Most quantitative research in education aims to determine the “how” and “what” about their research participants. But understanding why people perceive the world in their own unique way provides a powerful perspective that can transform education. Dr Karen Koopman’s new book, Phenomenology and Educational Research - Theory and Practice, aims to provide this perspective.
“Phenomenology is a study mainly of an individual's lived experience of the world,” Dr Koopman explained. “This method of research in education is particularly important in SA because it opens the door to the consciousness and subconsciousness of research participants in order to understand how their mindsets have been affected by various forces: that is, the social, cultural, political, and economic forces of influence.”
Dr Koopman is a lecturer in the Faculty of Education at the University of the Western Cape (UWC). Her own lived experience has taught her how important a phenomenological understanding can be.
“I grew up in a town in the Northern Suburbs of Cape Town, namely, Kuils River - the eldest, and only girl, of four children,” she recounts. “I stayed in various towns and worked at various institutions over the years – even had my own consulting business at one time. I’ve travelled extensively and met many people – this led to my interest in various cultures, or the lifeworld of people which is what my research is based on.”
Phenomenology has helped her understand herself better as well.
“When working in the field of phenomenology the philosophy teaches the reader/researcher to understand the self, and unknowingly instils in the self, important human qualities such as kindness, care and compassion towards others, particularly in our role as educators. By adopting a phenomenological approach we, as researchers, can relay these qualities to our research participants.”
The book, co-authored with her husband, Dr Oscar Koopman, a senior lecturer in chemistry in the Faculty of Education at the Cape Peninsula University of Technology (CPUT), is intended to assist students and seasoned researchers alike in adopting and conducting a phenomenological approach to (especially) educational research.
“The idea for this book started whilst reading towards my PhD,” she said. “Although Oscar’s background is in Chemistry and mine is in Commerce, we both used phenomenology as a methodology in our dissertations – and we had trouble finding books or articles that could guide us on how to conduct a purely phenomenological study. So we wrote one.”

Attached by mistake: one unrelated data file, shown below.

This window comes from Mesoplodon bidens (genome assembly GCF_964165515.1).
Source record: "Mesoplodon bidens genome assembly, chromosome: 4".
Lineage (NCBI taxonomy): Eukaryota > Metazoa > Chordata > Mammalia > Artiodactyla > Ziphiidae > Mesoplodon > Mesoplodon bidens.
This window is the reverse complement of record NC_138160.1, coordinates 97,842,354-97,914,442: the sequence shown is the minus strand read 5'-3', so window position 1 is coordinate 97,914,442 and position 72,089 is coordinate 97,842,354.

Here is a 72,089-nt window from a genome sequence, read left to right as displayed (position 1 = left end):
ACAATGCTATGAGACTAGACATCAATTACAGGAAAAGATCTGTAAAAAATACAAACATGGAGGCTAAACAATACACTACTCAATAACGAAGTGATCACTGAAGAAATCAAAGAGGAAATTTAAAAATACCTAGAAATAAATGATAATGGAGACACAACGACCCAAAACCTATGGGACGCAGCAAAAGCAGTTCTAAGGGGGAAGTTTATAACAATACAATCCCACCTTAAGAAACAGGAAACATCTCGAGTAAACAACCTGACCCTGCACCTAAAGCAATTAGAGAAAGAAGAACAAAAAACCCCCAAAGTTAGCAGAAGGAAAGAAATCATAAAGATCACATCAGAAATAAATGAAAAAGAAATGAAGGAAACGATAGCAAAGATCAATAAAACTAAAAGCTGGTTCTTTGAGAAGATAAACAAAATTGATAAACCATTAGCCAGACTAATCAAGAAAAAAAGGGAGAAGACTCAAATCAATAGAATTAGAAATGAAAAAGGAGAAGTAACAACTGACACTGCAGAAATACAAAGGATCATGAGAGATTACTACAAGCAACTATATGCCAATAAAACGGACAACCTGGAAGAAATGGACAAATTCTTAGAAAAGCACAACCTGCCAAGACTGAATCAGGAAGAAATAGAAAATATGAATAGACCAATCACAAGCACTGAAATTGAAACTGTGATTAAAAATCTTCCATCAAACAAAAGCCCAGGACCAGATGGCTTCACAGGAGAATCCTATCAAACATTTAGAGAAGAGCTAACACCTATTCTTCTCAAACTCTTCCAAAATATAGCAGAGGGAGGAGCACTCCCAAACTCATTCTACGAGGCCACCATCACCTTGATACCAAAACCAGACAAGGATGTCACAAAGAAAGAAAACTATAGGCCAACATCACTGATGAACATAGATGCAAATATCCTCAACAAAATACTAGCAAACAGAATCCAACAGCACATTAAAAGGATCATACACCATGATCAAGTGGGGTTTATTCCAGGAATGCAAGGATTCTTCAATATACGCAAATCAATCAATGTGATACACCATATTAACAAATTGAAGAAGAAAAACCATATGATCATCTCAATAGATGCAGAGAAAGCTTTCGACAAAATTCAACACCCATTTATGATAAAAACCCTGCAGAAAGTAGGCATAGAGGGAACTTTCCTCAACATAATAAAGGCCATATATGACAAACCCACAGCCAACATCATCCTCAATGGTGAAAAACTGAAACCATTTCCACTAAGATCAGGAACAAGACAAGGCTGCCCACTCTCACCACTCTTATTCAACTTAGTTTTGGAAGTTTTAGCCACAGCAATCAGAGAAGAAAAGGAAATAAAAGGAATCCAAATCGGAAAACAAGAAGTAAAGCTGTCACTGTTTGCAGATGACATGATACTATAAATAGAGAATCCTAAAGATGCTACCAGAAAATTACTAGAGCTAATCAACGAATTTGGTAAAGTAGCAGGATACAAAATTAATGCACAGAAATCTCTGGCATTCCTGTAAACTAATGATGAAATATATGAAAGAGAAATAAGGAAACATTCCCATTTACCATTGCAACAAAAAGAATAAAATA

Reinventing The University: What Happens Next?
Higher education has been rapidly disrupted over the past few years - as we see a global reckoning with matters like the impact of the Fourth Industrial Revolution, decolonisation of education and more. A phenomenological approach can help with that.
“The living body, as a source of knowledge, is often dismissed in the teaching and learning process,” Dr Koopman noted. “Phenomenology helps us to see the link between the colonialism, apartheid, and the human psyche. Therefore, in my research on decolonisation I’ve adopted a phenomenological approach to re-design the university curriculum by advocating for a lived-experience approach in both teaching and learning. The bodies of the students in my classrooms, with their rich experience and/or knowledge, are the central focus of my lectures.”
And then - of course - there’s the pandemic.
“The emergence of COVID-19 has forced upon us a fully online virtual space of teaching and learning - and brought forward the future. As universities we will gradually be shifting to fully online teaching and learning in the post-COVID-19 era. And that means we urgently need to address the digital divide.”
Taken together, all these factors point to one thing: universities need to change.
“Universities have to re-invent themselves - I see higher education institutions as places of learning without classrooms in the next few years,” she says. “And that means academics who were trained to just use technology as a tool, need to learn to adopt a blended teaching and learning approach.”
That’s not just idle speculation - Dr Koopman has even co-authored a paper about it, titled (appropriately) The Rise of the University without Classrooms after Covid-19.
“Desirable change won’t happen spontaneously; hence universities need a well-defined plan to balance knowledge, skills and experience, particularly in the shift to 4IR,” she says. “And to do that, we need to understand students better. Understanding the lived experience of students will become more important than ever.”